‘Then it will need to have a legal framework.
‘The main thing is to target companies as well, but above all those people who behave in a way that is not tolerable, here or anywhere.’
The party resorts of Magaluf and part of Playa de Palma east of the island capital which is also one of the areas covered by the excess tourism decree, have been rocked this summer by several alleged sex attacks involving foreign tourists including gang rapes.
A British 18-year-old was allegedly gang-raped at a hotel in Magaluf in the early hours of August 14. Five French nationals and a Swiss man were arrested and remanded in jail pending an ongoing judicial investigation and a further two suspects subsequently held in France on European Arrest Warrants.
The incidents put the spotlight on resorts like the Brit-popular Magaluf which has been trying to improve its international image in recent years.
Prostitutes and some pickpockets have had restraining orders slapped on them by the courts banning them from setting foot in Magaluf so the adoption of measures declaring certain individuals as ‘personas non grata’ is not new to the area.
Any attempts by the Balearic Islands’ government to blacklist anti-social tourists is set to come up against EU free movement legislation, where the holidaymakers are from EU member states.
Although the right wing Popular Party won the May elections in the Balearic Islands, Spain’s left-wing acting PM Pedro Sanchez is expected to successfully form a coalition national government later this week which would exclude the right.
In August it emerged four of the five tourists handed five-figure fines over the summer for climbing between balconies at hotels in Magaluf were British.
Calvia Council which is responsible for the party resort said on August 21 five foreign holidaymakers had been fined for ‘balconing’.
The five were handed fines of 36,000 euros (£30,720) each and kicked out of their hotels.
The fines were levied under the regional government decree designed to stamp out drunken tourism approved just over three years ago.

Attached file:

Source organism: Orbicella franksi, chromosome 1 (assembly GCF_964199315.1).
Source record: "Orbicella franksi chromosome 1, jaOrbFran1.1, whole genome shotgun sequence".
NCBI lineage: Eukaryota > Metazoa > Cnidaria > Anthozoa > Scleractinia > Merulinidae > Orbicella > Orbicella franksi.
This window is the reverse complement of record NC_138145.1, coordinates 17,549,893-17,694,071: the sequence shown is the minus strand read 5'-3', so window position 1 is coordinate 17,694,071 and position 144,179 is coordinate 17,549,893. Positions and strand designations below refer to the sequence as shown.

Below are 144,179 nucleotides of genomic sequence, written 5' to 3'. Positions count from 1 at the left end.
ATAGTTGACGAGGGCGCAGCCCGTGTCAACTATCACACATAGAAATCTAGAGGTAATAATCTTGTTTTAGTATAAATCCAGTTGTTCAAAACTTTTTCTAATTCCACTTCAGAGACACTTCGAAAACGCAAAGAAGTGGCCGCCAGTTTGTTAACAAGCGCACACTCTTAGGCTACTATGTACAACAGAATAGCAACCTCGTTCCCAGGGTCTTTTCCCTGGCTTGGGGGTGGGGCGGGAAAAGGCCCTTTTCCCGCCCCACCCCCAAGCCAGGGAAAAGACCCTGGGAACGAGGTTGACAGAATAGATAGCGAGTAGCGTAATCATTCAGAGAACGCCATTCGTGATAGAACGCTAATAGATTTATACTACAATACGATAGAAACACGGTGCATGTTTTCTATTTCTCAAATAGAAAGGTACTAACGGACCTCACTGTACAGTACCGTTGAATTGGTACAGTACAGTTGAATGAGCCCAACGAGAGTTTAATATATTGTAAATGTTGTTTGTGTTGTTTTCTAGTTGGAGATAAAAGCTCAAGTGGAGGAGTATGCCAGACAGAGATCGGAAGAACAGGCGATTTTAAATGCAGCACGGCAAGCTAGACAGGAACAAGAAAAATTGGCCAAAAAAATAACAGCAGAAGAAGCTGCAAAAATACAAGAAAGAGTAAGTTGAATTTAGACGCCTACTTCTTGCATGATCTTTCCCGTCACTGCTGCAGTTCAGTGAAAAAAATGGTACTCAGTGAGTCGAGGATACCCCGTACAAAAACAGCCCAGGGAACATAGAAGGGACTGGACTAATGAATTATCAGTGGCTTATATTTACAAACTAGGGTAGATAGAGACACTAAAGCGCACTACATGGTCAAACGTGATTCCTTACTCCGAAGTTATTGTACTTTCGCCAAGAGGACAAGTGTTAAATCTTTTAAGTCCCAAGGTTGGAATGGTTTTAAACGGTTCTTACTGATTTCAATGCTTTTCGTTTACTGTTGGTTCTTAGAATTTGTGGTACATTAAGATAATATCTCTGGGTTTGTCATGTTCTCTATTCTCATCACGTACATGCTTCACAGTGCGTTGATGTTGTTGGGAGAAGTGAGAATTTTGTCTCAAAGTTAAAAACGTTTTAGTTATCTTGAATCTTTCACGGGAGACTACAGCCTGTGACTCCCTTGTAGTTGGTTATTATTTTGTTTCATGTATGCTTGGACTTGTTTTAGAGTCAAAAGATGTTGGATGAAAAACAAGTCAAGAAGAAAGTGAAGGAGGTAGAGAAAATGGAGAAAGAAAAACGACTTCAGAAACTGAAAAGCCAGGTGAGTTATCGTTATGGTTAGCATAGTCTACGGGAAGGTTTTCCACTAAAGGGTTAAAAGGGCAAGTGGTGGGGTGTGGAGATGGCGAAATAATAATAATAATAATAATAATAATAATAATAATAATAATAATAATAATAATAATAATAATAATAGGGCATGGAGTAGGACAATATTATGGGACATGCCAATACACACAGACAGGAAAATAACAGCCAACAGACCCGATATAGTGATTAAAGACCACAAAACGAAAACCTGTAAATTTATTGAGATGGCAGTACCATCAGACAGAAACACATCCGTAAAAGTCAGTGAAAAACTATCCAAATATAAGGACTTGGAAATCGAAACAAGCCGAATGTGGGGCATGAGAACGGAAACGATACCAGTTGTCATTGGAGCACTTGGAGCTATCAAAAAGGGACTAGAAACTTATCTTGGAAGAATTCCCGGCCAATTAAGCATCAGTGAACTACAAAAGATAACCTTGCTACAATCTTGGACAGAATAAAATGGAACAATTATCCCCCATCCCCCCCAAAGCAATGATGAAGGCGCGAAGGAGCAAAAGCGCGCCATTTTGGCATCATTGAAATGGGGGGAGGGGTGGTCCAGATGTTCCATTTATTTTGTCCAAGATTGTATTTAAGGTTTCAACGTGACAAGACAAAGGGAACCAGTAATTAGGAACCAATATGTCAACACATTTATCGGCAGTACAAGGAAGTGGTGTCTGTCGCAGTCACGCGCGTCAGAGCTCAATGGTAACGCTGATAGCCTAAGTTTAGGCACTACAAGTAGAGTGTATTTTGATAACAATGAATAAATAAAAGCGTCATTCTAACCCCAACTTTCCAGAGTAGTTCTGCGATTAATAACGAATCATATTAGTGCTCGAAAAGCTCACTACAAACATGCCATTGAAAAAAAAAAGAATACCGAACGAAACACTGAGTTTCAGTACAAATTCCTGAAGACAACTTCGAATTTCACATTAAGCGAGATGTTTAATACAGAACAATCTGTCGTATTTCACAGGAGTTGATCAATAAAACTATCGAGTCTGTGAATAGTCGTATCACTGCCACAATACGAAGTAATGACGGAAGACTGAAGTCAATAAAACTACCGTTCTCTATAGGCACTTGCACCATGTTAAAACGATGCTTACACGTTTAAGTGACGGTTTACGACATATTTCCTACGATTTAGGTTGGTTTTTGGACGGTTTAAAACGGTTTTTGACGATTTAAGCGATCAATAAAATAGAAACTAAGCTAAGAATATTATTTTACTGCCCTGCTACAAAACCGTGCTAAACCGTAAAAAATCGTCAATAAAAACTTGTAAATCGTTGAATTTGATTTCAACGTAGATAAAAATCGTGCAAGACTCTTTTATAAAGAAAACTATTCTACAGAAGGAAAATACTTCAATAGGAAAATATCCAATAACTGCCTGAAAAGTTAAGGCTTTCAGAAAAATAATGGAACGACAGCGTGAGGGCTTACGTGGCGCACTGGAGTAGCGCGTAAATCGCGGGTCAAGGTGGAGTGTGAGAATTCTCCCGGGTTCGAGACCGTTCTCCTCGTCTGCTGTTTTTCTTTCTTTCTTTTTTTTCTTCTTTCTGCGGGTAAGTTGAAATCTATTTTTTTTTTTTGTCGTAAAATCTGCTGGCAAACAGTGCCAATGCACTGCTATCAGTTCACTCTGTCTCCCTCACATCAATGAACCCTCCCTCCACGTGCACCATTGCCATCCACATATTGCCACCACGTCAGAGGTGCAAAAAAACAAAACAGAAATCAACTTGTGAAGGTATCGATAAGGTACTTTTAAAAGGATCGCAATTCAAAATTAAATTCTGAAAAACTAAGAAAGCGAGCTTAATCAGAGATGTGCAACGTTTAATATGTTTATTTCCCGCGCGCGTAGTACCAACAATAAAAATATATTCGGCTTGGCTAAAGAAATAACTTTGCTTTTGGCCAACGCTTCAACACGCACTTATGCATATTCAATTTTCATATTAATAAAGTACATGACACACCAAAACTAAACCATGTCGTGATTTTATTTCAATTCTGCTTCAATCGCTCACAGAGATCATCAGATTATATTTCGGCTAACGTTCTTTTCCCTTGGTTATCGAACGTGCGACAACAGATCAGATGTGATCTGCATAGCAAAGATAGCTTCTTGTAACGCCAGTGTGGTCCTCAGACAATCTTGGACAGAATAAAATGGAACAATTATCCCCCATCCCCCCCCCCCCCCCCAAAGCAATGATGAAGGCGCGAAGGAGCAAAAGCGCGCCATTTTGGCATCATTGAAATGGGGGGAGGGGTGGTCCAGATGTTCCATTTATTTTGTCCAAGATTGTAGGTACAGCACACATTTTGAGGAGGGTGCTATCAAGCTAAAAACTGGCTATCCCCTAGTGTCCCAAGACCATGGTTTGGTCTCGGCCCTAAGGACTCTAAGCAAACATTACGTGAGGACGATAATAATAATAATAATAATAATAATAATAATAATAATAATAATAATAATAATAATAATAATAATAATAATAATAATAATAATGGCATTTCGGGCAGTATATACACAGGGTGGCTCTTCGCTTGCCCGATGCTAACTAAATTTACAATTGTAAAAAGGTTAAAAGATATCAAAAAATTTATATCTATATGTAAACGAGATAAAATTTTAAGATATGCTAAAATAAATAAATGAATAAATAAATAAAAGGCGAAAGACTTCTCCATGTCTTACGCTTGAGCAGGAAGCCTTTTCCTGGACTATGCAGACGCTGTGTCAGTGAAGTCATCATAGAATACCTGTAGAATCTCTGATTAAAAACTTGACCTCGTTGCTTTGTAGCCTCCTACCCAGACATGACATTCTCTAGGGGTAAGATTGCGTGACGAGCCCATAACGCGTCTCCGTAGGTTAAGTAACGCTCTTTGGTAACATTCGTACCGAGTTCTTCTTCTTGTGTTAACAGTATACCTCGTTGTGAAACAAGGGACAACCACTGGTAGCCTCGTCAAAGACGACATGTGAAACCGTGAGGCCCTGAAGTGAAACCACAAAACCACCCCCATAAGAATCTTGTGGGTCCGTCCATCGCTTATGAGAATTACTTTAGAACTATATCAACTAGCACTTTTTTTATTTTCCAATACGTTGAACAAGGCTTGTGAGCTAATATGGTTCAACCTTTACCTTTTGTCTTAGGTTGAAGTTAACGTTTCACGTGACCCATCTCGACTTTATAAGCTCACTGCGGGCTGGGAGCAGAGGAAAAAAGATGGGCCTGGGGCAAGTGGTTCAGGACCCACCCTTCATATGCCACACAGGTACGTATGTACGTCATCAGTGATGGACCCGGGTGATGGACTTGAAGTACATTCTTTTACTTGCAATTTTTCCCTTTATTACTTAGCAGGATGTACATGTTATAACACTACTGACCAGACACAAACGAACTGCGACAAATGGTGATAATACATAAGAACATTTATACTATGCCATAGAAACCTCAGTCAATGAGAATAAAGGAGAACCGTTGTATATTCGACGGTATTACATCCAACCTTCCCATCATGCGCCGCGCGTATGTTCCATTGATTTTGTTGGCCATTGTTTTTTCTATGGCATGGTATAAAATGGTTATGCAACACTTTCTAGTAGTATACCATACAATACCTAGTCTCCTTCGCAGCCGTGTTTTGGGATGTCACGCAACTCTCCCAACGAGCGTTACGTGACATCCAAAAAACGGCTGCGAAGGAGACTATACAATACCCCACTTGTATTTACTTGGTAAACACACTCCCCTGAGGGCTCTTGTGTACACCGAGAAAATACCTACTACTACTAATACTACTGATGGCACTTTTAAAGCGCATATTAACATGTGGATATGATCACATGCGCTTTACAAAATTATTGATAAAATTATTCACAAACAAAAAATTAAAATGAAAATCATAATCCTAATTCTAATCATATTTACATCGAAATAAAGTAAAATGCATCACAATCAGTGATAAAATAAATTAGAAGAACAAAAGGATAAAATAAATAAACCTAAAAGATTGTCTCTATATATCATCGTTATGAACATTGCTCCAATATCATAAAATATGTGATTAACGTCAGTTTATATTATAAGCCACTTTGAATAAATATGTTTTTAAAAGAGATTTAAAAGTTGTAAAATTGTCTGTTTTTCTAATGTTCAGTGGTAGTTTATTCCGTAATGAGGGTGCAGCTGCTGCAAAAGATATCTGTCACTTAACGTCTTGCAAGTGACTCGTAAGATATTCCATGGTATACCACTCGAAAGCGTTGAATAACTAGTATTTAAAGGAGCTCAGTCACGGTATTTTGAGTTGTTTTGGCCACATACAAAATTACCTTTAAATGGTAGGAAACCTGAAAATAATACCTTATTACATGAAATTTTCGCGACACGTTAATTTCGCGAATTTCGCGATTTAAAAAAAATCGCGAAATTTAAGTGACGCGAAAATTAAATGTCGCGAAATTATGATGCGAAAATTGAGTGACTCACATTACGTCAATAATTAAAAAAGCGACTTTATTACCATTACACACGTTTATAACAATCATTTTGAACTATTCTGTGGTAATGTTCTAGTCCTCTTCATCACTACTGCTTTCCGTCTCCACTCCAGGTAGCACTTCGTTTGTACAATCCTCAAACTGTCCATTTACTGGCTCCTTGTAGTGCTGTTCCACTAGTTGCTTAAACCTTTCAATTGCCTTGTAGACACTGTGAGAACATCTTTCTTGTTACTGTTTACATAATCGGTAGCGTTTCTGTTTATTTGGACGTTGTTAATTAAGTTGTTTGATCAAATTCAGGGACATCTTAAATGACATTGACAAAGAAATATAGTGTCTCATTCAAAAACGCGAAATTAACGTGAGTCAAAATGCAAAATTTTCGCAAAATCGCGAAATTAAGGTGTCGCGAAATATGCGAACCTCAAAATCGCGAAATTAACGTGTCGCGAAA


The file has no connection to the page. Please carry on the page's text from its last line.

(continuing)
Earlier the same month a firm offering British holidaymakers illegal booze cruises in Magaluf was hit with a near-POUNDS 140,000 fine levied under the same decree.
Council chiefs responsible for the Majorcan party resort said company bosses were caught ‘red-handed’ as they escorted around 130 tourists who had paid nearly £40 each onto a boat where loud music was going to be played and alcohol was on offer.
The islands’ Head of Tourism Jaume Bauza confirmed the idea of a blacklist was being considered as part of a package of tougher measures being prepared against anti-social visitors to the popular destinations
The pioneering excess tourism crackdown ended pub crawls, happy hours and two-for-one cheap drink offers in areas like Magaluf and San Antonio’s West End.
It also suspended the concession of new ‘party boat’ licences, with boats that were already licensed banned from embarking or disembarking tourists in the areas covered.
Calvia’s new mayor Juan Antonio Amengual said last month after it emerged the ‘singling-out’ of certain areas which critics of the regional government decree have complained about would be stopped: ‘What you find at the moment is that one side of the street you have the tough rules and on the other side you don’t.
‘We want it all to be the same.’